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Morphine disinhibits glutamatergic input to VTA dopamine neurons and promotes dopamine neuron excitation.

Chen M, Zhao Y, Yang H, Luan W, Song J, Cui D, Dong Y, Lai B, Ma L, Zheng P - Elife (2015)

Bottom Line: However, it is not known whether morphine has an additional strengthening effect on excitatory input.We also studied the contribution of the morphine-induced disinhibitory effect on the presynaptic glutamate release to the overall excitatory effect of morphine on VTA-DA neurons and related behavior.Our results suggest that the disinhibitory action of morphine on presynaptic glutamate release might be the main mechanism for morphine-induced increase in VTA-DA neuron firing and related behaviors.

View Article: PubMed Central - PubMed

Affiliation: State Key Laboratory of Medical Neurobiology, Collaborative Innovation Center for Brain Science, School of Basic Medical Sciences and Institutes of Brain Science, Fudan Univeristy, Shanghai, China.

ABSTRACT
One reported mechanism for morphine activation of dopamine (DA) neurons of the ventral tegmental area (VTA) is the disinhibition model of VTA-DA neurons. Morphine inhibits GABA inhibitory neurons, which shifts the balance between inhibitory and excitatory input to VTA-DA neurons in favor of excitation and then leads to VTA-DA neuron excitation. However, it is not known whether morphine has an additional strengthening effect on excitatory input. Our results suggest that glutamatergic input to VTA-DA neurons is inhibited by GABAergic interneurons via GABAB receptors and that morphine promotes presynaptic glutamate release by removing this inhibition. We also studied the contribution of the morphine-induced disinhibitory effect on the presynaptic glutamate release to the overall excitatory effect of morphine on VTA-DA neurons and related behavior. Our results suggest that the disinhibitory action of morphine on presynaptic glutamate release might be the main mechanism for morphine-induced increase in VTA-DA neuron firing and related behaviors.

No MeSH data available.


Related in: MedlinePlus

Effects of morphine on glutamate release from the ventral tegmental area (VTA) synaptosomes of rats and the frequency of sEPSCs in mechanically dissociated VTA-DA neurons from rats.(A) Effects of morphine on glutamate release from VTA synaptosomes. Average concentration of glutamate release before and after application of morphine (10 μM) from VTA synaptosomes (n = 6 samples from eight rats, p = 0.46). (B) Effects of morphine on the frequency of sEPSCs in mechanically dissociated VTA-DA neurons. Panel 1, left: images of an acutely dissociated single neuron from the VTA under phase contrast microscopy. Scale bar: 10 μm. Panel 1, right: representative current traces showing a large hyperpolarization-activated current (Ih) in whole-cell voltage-clamp recording. Holding potential: −70 mV. Panel 2: typical current traces of sEPSC before and after morphine (10 μM) in the presence of intracellularly applied PTX. Panel 3: typical time course of the frequency of sEPSCs before and after morphine (10 μM) in the presence of intracellularly applied PTX. Panel 4: Average frequency of sEPSCs before and after morphine (10 μM) in the presence of intracellularly applied PTX (n = 6 cells from six rats, p = 0.65). Data are shown as the mean ±s.e.m. *p < 0.05.DOI:http://dx.doi.org/10.7554/eLife.09275.006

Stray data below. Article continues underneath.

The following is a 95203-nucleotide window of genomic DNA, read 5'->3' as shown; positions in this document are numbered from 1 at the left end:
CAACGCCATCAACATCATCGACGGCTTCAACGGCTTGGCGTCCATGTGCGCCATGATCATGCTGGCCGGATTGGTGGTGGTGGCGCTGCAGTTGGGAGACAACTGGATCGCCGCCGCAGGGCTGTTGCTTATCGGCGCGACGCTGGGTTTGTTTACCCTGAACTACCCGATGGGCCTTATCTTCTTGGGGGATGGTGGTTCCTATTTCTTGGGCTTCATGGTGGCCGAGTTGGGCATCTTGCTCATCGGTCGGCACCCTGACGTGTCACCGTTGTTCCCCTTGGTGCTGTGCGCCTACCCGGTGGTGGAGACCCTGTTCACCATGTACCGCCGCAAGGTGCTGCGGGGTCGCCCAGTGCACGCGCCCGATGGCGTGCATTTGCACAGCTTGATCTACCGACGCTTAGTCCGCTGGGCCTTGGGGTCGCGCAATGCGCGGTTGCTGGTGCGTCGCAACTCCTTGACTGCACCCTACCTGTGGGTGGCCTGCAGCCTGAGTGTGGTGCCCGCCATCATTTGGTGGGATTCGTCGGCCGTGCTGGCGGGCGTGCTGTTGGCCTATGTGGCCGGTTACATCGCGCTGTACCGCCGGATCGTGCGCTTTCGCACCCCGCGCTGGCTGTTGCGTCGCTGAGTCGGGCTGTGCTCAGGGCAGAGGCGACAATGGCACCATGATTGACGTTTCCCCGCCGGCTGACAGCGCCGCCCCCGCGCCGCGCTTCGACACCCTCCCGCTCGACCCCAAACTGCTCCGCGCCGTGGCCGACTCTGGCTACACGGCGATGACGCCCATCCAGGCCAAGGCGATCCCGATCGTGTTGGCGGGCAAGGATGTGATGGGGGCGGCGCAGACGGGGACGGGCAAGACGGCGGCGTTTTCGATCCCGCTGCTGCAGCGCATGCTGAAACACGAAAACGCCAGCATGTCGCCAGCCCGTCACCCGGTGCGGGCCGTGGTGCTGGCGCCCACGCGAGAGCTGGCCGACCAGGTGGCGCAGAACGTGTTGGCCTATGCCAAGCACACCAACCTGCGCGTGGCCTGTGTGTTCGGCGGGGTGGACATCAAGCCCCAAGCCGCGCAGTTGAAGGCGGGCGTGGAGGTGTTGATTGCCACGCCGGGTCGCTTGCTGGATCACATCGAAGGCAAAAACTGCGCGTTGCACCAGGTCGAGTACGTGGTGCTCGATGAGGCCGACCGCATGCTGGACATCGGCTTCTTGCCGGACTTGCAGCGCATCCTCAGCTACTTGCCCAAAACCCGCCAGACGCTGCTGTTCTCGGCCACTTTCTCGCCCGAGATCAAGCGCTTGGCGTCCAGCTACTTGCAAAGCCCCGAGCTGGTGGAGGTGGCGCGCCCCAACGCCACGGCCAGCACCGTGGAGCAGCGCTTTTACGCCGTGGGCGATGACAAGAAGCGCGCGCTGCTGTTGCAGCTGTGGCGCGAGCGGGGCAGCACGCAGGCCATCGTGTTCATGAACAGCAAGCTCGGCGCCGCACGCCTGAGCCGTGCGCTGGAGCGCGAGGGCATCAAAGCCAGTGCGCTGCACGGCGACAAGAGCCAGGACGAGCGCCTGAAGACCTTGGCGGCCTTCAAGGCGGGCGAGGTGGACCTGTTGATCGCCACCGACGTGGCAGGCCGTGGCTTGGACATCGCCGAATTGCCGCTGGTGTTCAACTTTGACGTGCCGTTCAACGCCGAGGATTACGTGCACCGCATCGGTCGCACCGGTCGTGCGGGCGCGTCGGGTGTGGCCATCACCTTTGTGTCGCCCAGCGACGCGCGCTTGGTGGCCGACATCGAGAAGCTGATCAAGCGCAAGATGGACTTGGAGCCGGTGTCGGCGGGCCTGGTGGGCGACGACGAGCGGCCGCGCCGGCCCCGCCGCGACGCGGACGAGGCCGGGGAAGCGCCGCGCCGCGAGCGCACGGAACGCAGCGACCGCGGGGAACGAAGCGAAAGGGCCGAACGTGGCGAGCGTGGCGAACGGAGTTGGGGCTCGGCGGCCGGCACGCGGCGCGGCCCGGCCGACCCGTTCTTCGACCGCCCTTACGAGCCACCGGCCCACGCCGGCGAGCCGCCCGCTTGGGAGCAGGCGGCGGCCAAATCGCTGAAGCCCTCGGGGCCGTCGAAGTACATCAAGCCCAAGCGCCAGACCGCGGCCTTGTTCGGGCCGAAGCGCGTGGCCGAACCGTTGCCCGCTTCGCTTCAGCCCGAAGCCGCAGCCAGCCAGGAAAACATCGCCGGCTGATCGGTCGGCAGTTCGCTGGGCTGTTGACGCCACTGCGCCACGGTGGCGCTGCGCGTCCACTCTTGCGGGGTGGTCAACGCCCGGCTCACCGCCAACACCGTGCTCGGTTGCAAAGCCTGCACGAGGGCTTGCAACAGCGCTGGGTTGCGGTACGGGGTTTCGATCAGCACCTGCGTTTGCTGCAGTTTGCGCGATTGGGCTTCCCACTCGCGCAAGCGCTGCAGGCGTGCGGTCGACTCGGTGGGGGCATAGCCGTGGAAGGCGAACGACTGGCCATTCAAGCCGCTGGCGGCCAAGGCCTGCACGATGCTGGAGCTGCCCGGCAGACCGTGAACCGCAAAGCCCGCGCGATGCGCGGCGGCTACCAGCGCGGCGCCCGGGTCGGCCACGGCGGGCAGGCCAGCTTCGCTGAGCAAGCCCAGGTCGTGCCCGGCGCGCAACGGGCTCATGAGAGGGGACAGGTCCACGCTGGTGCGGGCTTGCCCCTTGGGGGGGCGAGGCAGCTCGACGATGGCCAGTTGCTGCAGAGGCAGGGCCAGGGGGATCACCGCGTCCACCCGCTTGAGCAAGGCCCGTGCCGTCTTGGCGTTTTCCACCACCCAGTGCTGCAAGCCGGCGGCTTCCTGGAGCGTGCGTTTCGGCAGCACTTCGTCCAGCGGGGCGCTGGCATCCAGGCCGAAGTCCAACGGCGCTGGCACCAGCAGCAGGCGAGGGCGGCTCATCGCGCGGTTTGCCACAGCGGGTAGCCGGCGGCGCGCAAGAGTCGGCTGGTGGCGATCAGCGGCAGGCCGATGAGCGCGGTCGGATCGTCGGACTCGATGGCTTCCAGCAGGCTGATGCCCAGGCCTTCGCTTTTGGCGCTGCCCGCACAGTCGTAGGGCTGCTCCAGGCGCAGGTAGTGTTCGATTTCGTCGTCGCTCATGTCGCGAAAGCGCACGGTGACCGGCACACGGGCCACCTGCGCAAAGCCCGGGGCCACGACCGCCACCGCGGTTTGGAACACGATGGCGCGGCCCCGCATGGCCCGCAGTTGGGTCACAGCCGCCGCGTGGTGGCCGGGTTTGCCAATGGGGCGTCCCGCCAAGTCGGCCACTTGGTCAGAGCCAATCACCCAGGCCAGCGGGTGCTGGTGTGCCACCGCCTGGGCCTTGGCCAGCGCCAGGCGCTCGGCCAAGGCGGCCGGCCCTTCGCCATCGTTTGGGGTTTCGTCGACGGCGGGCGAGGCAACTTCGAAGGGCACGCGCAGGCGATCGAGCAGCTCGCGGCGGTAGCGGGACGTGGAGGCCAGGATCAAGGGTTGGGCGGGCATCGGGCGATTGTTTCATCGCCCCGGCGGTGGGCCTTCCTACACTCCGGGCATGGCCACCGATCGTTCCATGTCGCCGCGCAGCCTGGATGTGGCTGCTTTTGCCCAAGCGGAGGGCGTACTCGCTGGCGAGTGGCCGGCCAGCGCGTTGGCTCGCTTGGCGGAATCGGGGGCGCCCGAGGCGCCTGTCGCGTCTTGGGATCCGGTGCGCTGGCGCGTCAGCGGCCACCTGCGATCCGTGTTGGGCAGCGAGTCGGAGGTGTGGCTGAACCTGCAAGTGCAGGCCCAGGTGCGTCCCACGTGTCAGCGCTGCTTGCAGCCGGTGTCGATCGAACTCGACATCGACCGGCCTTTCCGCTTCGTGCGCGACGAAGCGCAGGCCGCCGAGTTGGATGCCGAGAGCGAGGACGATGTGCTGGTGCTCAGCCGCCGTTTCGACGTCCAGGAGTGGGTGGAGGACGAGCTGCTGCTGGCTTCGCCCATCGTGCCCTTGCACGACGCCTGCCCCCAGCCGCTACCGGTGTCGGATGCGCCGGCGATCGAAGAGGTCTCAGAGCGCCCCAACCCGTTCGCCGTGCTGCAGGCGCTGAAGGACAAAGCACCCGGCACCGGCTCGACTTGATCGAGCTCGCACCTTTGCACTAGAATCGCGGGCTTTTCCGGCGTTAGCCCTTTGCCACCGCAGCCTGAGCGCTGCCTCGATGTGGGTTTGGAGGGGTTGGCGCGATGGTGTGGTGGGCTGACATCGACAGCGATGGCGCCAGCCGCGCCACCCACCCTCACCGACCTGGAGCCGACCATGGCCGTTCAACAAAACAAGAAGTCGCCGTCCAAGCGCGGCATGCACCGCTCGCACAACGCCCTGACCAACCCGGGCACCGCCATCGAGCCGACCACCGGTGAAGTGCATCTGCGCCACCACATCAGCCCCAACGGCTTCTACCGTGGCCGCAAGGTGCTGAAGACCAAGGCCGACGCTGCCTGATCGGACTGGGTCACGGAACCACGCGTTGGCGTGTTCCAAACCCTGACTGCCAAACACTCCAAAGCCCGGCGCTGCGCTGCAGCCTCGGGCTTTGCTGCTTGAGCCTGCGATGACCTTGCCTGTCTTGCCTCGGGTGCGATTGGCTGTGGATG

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fig4: Effects of morphine on glutamate release from the ventral tegmental area (VTA) synaptosomes of rats and the frequency of sEPSCs in mechanically dissociated VTA-DA neurons from rats.(A) Effects of morphine on glutamate release from VTA synaptosomes. Average concentration of glutamate release before and after application of morphine (10 μM) from VTA synaptosomes (n = 6 samples from eight rats, p = 0.46). (B) Effects of morphine on the frequency of sEPSCs in mechanically dissociated VTA-DA neurons. Panel 1, left: images of an acutely dissociated single neuron from the VTA under phase contrast microscopy. Scale bar: 10 μm. Panel 1, right: representative current traces showing a large hyperpolarization-activated current (Ih) in whole-cell voltage-clamp recording. Holding potential: −70 mV. Panel 2: typical current traces of sEPSC before and after morphine (10 μM) in the presence of intracellularly applied PTX. Panel 3: typical time course of the frequency of sEPSCs before and after morphine (10 μM) in the presence of intracellularly applied PTX. Panel 4: Average frequency of sEPSCs before and after morphine (10 μM) in the presence of intracellularly applied PTX (n = 6 cells from six rats, p = 0.65). Data are shown as the mean ±s.e.m. *p < 0.05.DOI:http://dx.doi.org/10.7554/eLife.09275.006

Mentions: The mechanism underlying the promoting effect of morphine on presynaptic glutamate release in VTA-DA neurons may involve different processes. One suggestion is that morphine may directly act at glutamatergic terminals to promote glutamate release. To test this hypothesis, we studied the effect of morphine on glutamate release from the VTA synaptosomes of rats, which are sealed particles containing vesicles, viable mitochondria, and all components necessary to store, release, and retain neurotransmitters (Breukel et al., 1997), using on-line fluorometry. However, we did not find that morphine (10 μM) had a direct effect at glutamatergic terminals to promote glutamate release. The average concentration of glutamate was 8.1 ± 0.1 nmol/mg before and 8.5 ± 0.7 nmol/mg after morphine application (n = 6 samples from eight rats, paired t test, p > 0.05, Figure 4A). We also studied the effect of morphine on the frequency of sEPSCs from mechanically dissociated single VTA-DA neurons in rats, which retained functional synaptic terminals (Akaike and Moorhouse, 2003; Ye et al., 2004; Deng et al., 2009). The left top image of panel 1 of Figure 4B shows mechanically dissociated neurons from the VTA. These VTA-DA neurons were identified by only using Ih currents (the graph on the right of panel 1 of Figure 4B) without TH staining because in dissociated DA neurons, it was difficult to fix the cell after recording for TH staining. The results showed that morphine (10 µM) had no significant effect on the frequency of sEPSCs (panels 2 and 3 of Figure 4B). The average frequency of sEPSCs was 2.1 ± 0.3 Hz before and 2.0 ± 0.2 Hz for 10–15 min after morphine application (10 µM) (n = 6 cells from six rats, paired t test, p > 0.05, compared to control before morphine, panel 4 of Figure 4B). These results suggest that morphine may promote presynaptic glutamate release in VTA-DA neurons in an indirect way.10.7554/eLife.09275.006Figure 4.Effects of morphine on glutamate release from the ventral tegmental area (VTA) synaptosomes of rats and the frequency of sEPSCs in mechanically dissociated VTA-DA neurons from rats.